China increases enrollment of graduate students amid efforts to become innovative nation

Newly graduated Chinese students gather for a convocation ceremony at the University of Science and Technology in China's Anhui province on June 20, 2012. Photo: Getty Images

China's higher education institutions have opened their gates wider to the students who want to get into the graduate schools, as the country doubles down on its efforts to emerge as a nation powered by innovation and technology.

In 2017, Chinese universities and colleges gave roughly 800,000 candidates an opportunity to study at their graduate schools, doubling the number of applicants who were admitted into the graduate schools 10 years ago when the figure was just 400,000, showed statistics released by the National Bureau of Statistics in late February.

As of the end of 2017, the number of students studying for a master's degree amounted to 2.63 million, up from 1.98 million in 2016, according to national statistics.

The expanding enrollment of graduate students benefits from the implementation of an ambitious five-year plan aimed at developing graduate education and strengthening the management of academic degrees. The educational scheme, which was jointly designed by the Ministry of Education and the Academic Degree Committee of the State Council, the country's cabinet, set a magnificent target for 2020, when China would become a graduate education center in the Asia-Pacific region and the number of students studying at the graduate schools would reach 2.9 million.

The plan identified graduate education as the apex of China's educational system, which props up the country's innovation-driven development. China must follow the global trend of technological innovation by injecting more resources into graduate education, which is considered by nations as an attraction to global talents, said the plan.

Last year, Chinese authorities initiated a project to elevate the country's universities and colleges and their courses to the world-class level in a bid to expand the global influence of its higher education.

With the country carrying out its 13th five-year plan outlining the development guidelines and targets for the 2016-2020 period, China has seen the cultivation of high-level talents as a driving force to reach the goal of becoming an innovative and technological powerhouse.

According to a document jointly published by the Communist Party of China Central Committee and the State Council in 2016, China plans to become an innovation-driven nation by 2020, an international leader in innovation by 2030 and a world bellwether of scientific and technological innovation by 2050.

Accordingly, professionals and skillful workers with better educational backgrounds have found favor with China's second-tier cities, as most high-end talents from home and abroad prefer the metropolises such as Beijing and Shanghai.

Different from big cities such as Beijing which adopts a strict points-based permanent residency policy to cap the population, Nanjing, the capital city of eastern China's Jiangsu province, has designed a favorable policy, under which people with a master's degree are given priority for permanent residency, or hukou.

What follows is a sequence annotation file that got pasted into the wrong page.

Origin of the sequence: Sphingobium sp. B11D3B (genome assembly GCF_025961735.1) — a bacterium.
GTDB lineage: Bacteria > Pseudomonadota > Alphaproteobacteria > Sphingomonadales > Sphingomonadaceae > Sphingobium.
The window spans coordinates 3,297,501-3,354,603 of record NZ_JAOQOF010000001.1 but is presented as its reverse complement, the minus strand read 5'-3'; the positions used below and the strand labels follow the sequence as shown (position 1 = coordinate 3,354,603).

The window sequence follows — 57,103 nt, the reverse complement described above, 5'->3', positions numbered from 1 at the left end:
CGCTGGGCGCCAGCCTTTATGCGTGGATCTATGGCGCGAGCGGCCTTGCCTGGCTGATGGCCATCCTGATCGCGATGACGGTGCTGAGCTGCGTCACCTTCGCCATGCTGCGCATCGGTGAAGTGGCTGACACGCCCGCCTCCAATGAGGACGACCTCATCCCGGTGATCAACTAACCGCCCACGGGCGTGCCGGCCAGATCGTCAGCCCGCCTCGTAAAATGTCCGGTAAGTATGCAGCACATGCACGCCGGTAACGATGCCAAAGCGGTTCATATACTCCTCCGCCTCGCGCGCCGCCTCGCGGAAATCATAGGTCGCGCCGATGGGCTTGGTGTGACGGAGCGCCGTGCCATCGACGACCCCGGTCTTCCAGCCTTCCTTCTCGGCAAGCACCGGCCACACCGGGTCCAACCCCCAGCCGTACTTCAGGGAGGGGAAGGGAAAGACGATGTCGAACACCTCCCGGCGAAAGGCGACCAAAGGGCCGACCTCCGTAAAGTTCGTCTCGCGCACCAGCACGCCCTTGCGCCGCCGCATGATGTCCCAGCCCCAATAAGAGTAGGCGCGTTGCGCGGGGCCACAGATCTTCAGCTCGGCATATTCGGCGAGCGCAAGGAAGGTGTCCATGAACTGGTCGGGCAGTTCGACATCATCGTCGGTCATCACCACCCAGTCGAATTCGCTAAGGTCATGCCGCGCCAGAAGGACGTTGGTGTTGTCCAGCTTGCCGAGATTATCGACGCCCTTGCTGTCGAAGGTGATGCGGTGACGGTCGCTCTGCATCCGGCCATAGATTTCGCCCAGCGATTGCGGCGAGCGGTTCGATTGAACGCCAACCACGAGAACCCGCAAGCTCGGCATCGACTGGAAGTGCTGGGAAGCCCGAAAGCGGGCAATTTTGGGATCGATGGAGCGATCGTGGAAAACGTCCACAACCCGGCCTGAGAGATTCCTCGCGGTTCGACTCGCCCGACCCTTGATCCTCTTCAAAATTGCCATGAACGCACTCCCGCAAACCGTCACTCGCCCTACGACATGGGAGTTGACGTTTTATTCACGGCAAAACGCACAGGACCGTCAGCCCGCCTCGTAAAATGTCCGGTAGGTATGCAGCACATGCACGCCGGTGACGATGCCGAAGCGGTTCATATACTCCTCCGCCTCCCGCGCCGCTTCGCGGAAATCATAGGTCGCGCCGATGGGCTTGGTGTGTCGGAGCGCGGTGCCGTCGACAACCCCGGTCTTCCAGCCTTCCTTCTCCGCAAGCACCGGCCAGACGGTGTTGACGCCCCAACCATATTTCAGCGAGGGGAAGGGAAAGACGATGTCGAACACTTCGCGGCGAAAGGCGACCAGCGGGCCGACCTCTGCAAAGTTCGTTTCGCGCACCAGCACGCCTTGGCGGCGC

Wuhan, the capital city of the Chinese southern province of Hubei, followed suit, with its Party boss calling on graduate and doctoral students to stay by providing talent-focused permanent residency and housing policies.

What's more, China has kept an eye on China-born specialists and professionals working abroad. Private and government-backed investors in the country have reportedly established venture capital funds to entice China-born executives and senior researchers at Western companies back home to launch their own startups, in expectation of high returns from investment in the domestic technology sector.

In addition to a focus on Chinese talents, China has also unveiled a series of policies to solicit global talents, with the latest such policy being a long-stay visa. In January, China's State Administration of Foreign Expert Affairs announced new rules, which make it easier for what it called "high-end talents" including entrepreneurs, scientists and heavyweights in the technology-intensive sectors to obtain a Chinese visa valid for up to 10 years.

The new visa policy is a part of the national strategy to make China a more attractive destination for international talents to work and live, as Chinese leaders have said that the country was at a critical moment of economic restructuring, which largely depends on the introduction of a more favorable policy for talented foreigners.

There have also been speculations that China is poised to set up an immigration bureau with the influx of expats. Although no timetable has been announced yet, the country took a baby step two years ago by issuing a document to ease the Chinese green card application requirements for foreigners who are qualified in terms of salary, tax payment, business achievement, social reputation and so on. The document was followed by a trial operation of a national work permit system in nine cities that would rank foreign workers by A, B and C grades.

However, a report compiled by the Center of China and Globalization and the Institute of Development under the Southwestern University of Finance and Economics showed that China still lags behind other powerful nations in terms of attracting global talents. The report also said that the gap between Chinese cities in education remains wide as a majority of international students look beyond relatively small cities to big cities as their education destinations.

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